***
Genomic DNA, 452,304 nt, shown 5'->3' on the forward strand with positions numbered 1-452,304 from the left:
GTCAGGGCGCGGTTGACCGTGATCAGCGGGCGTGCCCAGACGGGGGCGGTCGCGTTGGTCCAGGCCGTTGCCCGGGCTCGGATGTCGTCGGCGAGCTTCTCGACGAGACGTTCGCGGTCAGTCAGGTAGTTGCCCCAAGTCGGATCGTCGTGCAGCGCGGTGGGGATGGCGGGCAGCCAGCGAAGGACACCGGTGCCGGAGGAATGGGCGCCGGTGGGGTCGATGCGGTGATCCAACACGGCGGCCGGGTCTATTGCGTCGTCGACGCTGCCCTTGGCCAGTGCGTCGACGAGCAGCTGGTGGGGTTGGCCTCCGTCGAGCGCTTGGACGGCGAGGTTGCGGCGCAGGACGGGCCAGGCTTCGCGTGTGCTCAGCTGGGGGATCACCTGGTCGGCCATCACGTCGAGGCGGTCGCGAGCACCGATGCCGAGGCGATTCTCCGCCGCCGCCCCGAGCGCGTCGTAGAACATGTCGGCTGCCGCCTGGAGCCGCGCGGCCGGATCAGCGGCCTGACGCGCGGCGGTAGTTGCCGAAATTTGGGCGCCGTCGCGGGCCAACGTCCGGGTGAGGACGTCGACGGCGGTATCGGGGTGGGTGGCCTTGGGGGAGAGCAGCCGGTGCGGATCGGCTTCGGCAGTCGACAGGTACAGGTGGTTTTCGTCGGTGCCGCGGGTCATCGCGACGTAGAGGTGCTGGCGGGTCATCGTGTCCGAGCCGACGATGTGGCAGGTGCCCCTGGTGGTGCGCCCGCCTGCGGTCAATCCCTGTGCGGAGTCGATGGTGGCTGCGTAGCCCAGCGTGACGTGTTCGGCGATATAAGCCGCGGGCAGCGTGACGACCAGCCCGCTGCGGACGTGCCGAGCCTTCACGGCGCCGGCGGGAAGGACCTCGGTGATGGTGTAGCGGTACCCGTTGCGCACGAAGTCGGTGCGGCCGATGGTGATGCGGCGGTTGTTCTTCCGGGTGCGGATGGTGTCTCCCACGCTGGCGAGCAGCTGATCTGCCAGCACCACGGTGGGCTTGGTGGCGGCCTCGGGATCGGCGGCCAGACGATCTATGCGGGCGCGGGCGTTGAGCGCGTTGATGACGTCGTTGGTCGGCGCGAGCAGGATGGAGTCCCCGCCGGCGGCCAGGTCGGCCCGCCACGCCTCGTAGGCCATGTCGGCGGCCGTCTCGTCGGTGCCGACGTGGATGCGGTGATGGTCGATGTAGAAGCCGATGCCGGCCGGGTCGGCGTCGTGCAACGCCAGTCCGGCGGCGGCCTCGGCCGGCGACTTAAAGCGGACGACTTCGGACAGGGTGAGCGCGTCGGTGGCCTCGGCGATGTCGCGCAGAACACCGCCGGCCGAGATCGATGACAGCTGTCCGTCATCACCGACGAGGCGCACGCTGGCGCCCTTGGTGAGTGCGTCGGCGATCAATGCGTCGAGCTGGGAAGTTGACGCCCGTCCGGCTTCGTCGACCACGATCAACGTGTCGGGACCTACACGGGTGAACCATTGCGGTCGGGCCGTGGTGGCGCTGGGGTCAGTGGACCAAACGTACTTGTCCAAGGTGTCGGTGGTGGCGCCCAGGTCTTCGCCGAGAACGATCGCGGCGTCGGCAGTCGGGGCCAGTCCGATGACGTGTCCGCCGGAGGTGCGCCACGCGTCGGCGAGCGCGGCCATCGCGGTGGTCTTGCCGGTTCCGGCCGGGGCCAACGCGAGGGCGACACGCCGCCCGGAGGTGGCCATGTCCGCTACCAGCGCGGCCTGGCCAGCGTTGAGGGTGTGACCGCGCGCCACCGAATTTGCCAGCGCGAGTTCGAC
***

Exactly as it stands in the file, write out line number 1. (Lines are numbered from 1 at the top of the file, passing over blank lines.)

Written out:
Genomic DNA, 452,304 nt, shown 5'->3' on the forward strand with positions numbered 1-452,304 from the left: